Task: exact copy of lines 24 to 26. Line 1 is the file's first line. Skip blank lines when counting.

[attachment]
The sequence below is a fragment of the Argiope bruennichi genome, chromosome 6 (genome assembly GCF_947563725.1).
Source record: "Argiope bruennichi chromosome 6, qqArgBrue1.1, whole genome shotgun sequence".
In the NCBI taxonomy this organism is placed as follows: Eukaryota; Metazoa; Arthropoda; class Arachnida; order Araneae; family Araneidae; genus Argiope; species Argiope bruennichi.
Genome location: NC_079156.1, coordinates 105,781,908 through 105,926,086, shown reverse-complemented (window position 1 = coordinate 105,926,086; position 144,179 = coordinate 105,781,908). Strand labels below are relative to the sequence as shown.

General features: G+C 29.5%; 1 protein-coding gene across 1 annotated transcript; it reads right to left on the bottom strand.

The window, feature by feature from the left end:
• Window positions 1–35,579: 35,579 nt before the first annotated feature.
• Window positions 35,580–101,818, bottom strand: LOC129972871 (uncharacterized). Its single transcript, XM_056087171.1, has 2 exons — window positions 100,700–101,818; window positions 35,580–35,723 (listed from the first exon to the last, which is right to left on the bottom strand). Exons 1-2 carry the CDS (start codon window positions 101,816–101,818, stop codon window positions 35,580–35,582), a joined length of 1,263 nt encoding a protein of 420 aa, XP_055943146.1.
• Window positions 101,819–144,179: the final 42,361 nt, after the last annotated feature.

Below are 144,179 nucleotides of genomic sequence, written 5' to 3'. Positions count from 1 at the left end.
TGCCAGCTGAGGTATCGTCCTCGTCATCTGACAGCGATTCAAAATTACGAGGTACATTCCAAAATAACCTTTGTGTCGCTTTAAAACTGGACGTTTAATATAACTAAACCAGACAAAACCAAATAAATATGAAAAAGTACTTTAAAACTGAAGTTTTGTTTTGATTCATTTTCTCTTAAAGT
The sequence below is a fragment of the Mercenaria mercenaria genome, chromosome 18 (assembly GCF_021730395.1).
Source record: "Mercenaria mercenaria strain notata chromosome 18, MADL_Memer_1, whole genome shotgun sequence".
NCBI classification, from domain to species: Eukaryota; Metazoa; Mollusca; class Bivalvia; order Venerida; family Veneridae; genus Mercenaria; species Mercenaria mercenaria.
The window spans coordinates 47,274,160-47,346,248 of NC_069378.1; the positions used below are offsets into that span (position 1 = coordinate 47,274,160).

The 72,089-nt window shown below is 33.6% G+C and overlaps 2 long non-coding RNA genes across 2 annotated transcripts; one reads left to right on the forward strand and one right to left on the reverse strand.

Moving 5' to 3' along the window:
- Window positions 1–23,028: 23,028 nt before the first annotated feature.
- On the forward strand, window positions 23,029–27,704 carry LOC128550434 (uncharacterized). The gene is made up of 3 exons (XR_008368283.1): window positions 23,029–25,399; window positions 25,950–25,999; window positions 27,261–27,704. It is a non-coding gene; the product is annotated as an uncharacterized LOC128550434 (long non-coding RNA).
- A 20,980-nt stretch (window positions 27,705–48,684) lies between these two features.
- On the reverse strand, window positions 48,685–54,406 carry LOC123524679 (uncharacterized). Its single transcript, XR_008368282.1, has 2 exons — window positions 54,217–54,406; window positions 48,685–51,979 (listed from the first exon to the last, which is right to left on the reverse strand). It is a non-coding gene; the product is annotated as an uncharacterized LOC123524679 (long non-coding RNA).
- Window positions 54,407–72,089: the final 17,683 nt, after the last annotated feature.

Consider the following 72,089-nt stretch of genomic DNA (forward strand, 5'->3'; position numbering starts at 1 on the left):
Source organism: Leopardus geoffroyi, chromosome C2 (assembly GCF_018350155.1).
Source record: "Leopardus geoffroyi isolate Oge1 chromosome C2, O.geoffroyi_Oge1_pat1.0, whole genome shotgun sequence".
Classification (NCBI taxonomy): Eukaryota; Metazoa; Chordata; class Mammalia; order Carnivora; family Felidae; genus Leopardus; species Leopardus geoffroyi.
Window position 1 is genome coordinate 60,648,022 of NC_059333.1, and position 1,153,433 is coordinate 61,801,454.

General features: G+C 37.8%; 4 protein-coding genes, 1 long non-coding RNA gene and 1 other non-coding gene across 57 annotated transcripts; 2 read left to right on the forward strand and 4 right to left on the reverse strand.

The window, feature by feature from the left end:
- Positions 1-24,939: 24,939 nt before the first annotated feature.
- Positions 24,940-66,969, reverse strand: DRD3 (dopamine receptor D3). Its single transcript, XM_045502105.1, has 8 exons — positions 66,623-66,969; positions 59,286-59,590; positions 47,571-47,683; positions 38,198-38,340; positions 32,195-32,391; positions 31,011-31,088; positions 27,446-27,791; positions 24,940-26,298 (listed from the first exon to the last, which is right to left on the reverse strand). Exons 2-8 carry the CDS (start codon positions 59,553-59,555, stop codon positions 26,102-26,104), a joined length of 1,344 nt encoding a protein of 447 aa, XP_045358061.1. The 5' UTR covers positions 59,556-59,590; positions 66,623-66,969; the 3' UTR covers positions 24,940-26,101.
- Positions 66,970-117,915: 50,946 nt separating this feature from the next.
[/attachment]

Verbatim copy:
Source organism: Leopardus geoffroyi, chromosome C2 (assembly GCF_018350155.1).
Source record: "Leopardus geoffroyi isolate Oge1 chromosome C2, O.geoffroyi_Oge1_pat1.0, whole genome shotgun sequence".
Classification (NCBI taxonomy): Eukaryota; Metazoa; Chordata; class Mammalia; order Carnivora; family Felidae; genus Leopardus; species Leopardus geoffroyi.